Generating a Company Name That Fits The Ski Lifestyle

Published by Colin Finkle on

Finding a novel, short, impactful name that is in the intersection of personal care and the snowboard / ski lifestyle.

Executive summary | Abstract | TL:DR
You can have a good company with a bad name, but it’s growth will be inhibited. A name is an opportunity to signal what your brand is about; in this case, we want to signal two things: 1) snowboard /ski lifestyle and 2) personal care products.

We used the Multiply Method to generate names. We came up with a list of words associated with mountain sports, and a list of works common in personal care. We combined the words in a table. After brainstorming hundreds of names, we eliminated them based on workability, length, domain name availability, social media handle availability, and the opinions of our stakeholders.

We arrived on a great name and registered a 7-letter .com domain (amazing!) But you are going to have the read (or scroll) to the end of the article to see the name.

10 minute read | 2500 words

This article is part of our Lifestyle Brand Series where we explore how brands become associated with aspirational lifestyles. 
– Part 1 to understand what is a lifestyle brand
– Part 2 on Beats by Dre
– Part 3 on DC Shoes, 
Part 4 on Arc’teryx
Part 5 on what they have in common
Part 6 we applied what we learned, creating a brand strategy for a ski lifestyle brand
– Part 7 we made a list of action steps
In this article, Part 8, we make a list of names and choose the best one.

A good name is not going to make for a good company, but a bad name can inhibit an otherwise good company. The same is true for a logo.



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There are many examples of companies that make a brand for themselves in spite of a crappy name. A good name is never going to be make up for a crummy operation or poor customer experience. But would companies with great operations and customer experiences be better off with a good name? Undoubtedly.

A name is an opportunity to signal potential stakeholders on what your brand means.

Finding a name for our lifestyle brand that is representative of how we intend to be perceived is a head start in the race to build an experience that connects with our target market: skiiers and snowboarders.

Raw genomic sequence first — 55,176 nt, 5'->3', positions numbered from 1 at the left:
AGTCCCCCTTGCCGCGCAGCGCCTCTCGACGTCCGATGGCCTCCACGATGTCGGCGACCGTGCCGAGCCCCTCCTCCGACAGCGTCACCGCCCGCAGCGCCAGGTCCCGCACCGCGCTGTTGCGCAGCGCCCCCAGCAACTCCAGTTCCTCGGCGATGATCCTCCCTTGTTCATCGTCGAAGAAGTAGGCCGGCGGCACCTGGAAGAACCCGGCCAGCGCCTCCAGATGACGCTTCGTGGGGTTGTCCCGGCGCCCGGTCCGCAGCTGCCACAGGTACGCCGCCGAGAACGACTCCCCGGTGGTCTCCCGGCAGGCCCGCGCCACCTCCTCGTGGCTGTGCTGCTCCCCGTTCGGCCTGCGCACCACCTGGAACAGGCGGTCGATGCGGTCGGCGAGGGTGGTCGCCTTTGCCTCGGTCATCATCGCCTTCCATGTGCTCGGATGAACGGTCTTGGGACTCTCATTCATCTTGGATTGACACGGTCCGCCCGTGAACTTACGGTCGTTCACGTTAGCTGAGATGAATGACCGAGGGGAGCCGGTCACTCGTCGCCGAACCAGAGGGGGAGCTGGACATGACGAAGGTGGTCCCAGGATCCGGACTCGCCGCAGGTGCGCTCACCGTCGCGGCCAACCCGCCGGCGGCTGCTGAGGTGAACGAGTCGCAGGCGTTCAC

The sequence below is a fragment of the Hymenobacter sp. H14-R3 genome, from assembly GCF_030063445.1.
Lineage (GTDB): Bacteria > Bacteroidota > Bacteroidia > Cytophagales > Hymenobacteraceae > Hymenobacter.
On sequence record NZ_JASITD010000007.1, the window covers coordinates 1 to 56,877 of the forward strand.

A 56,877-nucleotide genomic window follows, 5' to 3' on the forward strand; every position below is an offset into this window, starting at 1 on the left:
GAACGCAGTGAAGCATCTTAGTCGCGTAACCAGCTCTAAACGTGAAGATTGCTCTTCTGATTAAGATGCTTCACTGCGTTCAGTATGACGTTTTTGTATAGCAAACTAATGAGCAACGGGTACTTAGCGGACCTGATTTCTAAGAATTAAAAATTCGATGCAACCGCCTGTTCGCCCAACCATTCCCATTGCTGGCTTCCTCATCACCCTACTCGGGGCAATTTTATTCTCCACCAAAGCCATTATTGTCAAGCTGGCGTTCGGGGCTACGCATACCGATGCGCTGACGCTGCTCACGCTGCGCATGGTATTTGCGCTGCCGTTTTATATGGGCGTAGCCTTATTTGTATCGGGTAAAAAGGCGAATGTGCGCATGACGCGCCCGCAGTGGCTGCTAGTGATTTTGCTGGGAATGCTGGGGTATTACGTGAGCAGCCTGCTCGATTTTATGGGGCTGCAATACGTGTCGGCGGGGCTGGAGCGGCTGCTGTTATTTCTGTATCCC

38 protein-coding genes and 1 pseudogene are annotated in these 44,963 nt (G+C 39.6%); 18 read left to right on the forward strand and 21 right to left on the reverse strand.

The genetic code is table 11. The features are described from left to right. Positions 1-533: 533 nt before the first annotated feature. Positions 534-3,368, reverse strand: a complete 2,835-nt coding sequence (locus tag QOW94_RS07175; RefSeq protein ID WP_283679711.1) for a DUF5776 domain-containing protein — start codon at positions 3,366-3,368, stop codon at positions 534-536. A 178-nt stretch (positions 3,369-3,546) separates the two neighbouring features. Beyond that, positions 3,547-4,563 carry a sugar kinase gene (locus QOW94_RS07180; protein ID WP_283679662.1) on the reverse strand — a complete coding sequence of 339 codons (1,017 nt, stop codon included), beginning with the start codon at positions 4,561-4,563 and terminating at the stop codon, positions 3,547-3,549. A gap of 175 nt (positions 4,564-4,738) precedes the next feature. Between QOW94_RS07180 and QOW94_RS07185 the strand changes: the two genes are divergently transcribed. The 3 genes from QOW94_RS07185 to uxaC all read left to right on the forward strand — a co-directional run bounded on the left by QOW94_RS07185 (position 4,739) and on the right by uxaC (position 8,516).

What are we trying to signal with our lifestyle brand name?

To summarize the Lifestyle Branding Series, we are building a lifestyle brand as an example so that you can create one as well. We have developed a strategy and a plan. The brand promise we prepared for our strategy outline is:

“Codename: Champagne Powder is going to keep people clean, dry and smelling good through a suite of personal care products so people can spend all day on the slopes and be fresh for apres-ski.”

There are a few things we want to signal to people. They are, in order:
1) We are associated with the ski / snowboard lifestyle
2) We offer personal care products
3) Our products smell good
4) Our products keep you clean
5) Our product keep you dry

Maybe this is a lack of imagination on my part, but I cannot envision a name that will signal all five of those. Please, prove me wrong in the comments, but that is my take. Given that, we need to focus on what matters most which was the connection to the snowboard / ski lifestyle and the offering of personal care products; the others were criteria that we will use later to choose the best name.

The Multiply Method, revisited.

I have never seen a fulfilling method for naming a company, and naming without process is a total disaster.

There are company name generators and people who suggest common brainstorming tactics like mind mapping. But these both generate ideas that are top of mind; thus the domain names and social media handles have already been taken. And when an entrepreneur goes without a naming process, they usually get overly invested in an idea they had in the shower and are unaware of other options that may have served them better.

I came up with a process for naming companies called the Multiply Method. The principle behind the Multiply Method is that you take two lists of words and try to combine them in unique and fun ways. We’ve taught this method on the blog, and we have offered an Excel sheet that makes it very straightforward. Everyone I talk to gets results from it… every time.